ABOUT THE AUTHOR: When she is not playing with words on page or stage, Joan Leotta loves nothing more than sitting at table or walking the beach, laughing and talking with family. She spins poems, articles, essays, short stories, and performance pieces most often around her core interests—food, family, nature, travel, and strong women. Her poetry books include  Languid Lusciousness with Lemon (Finishing Line Press), Nature’s Gifts from Stanzaic Stylings (free online), and a mini-book from origami poems (free, but also printable). Another short collection will be released by Origami in 2020. Visit her at and on Facebook.

peru licensed Pablo Borca
COVID Lockup in Lima
by Rose Mary Boehm

It’s quiet Sundays again. Our Presi
(and his band of braves) have decided
that we’ve had enough fun. Back to total lockup
on Sundays. Just heard the police giving someone
a hard time. The woman was walking her dog.
What, the poor dog can’t poop on Sundays?

So, today there are no cars, no dog barking,
no young voices laughing. I look out of the window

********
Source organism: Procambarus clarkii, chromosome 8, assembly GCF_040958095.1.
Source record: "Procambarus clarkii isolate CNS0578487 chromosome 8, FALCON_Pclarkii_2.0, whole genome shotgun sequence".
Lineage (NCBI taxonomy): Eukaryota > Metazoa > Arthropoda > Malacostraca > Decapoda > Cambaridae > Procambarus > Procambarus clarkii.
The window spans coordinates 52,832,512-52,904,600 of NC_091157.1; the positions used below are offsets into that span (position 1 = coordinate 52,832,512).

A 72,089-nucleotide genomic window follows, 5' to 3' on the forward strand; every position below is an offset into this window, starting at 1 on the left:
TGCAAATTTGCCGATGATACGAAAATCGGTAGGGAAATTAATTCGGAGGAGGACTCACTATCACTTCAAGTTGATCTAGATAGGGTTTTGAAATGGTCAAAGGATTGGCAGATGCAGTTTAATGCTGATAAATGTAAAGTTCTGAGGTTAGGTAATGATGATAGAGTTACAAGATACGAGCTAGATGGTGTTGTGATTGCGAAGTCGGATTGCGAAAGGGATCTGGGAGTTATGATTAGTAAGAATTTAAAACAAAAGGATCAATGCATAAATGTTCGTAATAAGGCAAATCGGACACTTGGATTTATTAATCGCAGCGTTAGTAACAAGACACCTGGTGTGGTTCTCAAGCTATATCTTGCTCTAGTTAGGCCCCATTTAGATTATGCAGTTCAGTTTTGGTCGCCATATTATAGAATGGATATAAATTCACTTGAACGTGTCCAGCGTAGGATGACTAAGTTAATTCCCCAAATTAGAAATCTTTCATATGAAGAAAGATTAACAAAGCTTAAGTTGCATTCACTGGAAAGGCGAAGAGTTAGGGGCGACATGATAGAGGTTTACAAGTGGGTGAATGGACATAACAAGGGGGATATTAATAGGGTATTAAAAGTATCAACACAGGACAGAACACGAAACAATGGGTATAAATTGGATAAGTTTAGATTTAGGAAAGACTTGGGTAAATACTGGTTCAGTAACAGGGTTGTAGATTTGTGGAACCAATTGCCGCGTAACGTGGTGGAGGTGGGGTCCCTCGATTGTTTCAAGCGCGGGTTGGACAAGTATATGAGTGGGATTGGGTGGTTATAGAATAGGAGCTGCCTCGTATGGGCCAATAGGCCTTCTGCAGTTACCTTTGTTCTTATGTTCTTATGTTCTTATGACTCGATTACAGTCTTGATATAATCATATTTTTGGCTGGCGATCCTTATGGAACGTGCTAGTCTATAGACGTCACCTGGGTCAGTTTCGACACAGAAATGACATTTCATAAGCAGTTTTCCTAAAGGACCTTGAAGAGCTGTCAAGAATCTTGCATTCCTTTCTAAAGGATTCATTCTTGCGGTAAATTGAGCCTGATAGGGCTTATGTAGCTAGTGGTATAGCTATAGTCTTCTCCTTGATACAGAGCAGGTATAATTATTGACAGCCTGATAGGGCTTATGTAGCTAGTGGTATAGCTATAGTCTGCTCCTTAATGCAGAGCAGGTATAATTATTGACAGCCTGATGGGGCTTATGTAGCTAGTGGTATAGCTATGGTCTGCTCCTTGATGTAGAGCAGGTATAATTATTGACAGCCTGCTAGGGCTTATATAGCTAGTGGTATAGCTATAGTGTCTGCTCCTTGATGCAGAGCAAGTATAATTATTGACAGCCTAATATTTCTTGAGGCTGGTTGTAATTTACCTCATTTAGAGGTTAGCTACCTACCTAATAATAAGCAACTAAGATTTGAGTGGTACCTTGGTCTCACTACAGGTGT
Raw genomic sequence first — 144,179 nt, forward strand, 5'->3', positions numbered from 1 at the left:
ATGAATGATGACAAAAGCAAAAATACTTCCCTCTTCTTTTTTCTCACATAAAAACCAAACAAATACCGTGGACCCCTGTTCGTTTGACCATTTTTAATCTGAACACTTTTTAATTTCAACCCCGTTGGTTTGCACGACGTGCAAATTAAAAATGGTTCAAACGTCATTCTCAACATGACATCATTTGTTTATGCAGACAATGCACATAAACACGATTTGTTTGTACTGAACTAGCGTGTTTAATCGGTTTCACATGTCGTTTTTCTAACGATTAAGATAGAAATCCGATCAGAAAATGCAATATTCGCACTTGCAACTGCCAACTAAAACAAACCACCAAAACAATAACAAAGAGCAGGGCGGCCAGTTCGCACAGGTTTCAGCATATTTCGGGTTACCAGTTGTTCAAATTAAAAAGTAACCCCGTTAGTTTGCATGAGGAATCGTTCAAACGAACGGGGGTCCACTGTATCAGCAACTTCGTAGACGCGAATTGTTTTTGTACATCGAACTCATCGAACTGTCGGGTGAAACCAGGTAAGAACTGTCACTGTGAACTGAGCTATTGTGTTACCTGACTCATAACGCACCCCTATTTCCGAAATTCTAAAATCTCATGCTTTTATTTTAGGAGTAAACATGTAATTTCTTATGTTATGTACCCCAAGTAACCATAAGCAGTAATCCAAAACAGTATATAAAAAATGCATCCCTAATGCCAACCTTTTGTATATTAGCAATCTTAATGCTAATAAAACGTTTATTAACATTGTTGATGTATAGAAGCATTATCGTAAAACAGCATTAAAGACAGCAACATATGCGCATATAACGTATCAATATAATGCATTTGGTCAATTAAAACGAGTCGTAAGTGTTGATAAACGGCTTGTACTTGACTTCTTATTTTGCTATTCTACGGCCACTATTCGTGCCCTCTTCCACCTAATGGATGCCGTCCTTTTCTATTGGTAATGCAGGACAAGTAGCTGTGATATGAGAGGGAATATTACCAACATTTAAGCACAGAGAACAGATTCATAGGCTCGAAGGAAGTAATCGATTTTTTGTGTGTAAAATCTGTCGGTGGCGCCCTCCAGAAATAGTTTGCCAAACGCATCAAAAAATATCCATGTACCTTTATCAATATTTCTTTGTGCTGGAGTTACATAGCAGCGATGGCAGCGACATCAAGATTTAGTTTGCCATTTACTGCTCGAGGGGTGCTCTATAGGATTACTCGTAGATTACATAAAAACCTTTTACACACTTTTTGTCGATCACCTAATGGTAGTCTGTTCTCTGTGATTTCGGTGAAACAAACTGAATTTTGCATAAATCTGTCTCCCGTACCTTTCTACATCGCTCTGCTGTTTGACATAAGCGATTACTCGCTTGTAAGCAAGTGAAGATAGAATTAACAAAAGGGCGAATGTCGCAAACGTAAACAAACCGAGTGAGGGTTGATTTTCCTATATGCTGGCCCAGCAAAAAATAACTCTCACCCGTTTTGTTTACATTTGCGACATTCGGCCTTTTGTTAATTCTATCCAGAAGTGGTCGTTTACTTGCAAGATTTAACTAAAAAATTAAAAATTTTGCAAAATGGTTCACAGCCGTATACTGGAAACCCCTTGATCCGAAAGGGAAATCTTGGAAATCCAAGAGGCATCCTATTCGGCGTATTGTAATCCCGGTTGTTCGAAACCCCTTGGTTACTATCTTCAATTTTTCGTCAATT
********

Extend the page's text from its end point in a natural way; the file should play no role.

and the only living things are the palm trees
and the ever-increasing flock, colony, fleet,
parcel, or dissimulation of birds. The Pacific
is gently sighing its waves onto the pebble shore.
No witnesses.

But during the week it’s COVID entertainment.
And they are getting better. Bring a smile
to my face every time they pass. A trumpet,
a guitar, a drum and a singer. They make
their way along the boardwalks of Lima
to keep us locked-up folk smiling.
At first it hurt a bit. But they

must be practicing their craft. Every day
they keep the rhythm better, the singer
almost hits the right notes, the guitar
seems to be strumming with more confidence,
the trumpet no longer tortured.

Let me celebrate the bringers of cheer,
not wanting anything else but smiling faces
at the windows of the many high-rises along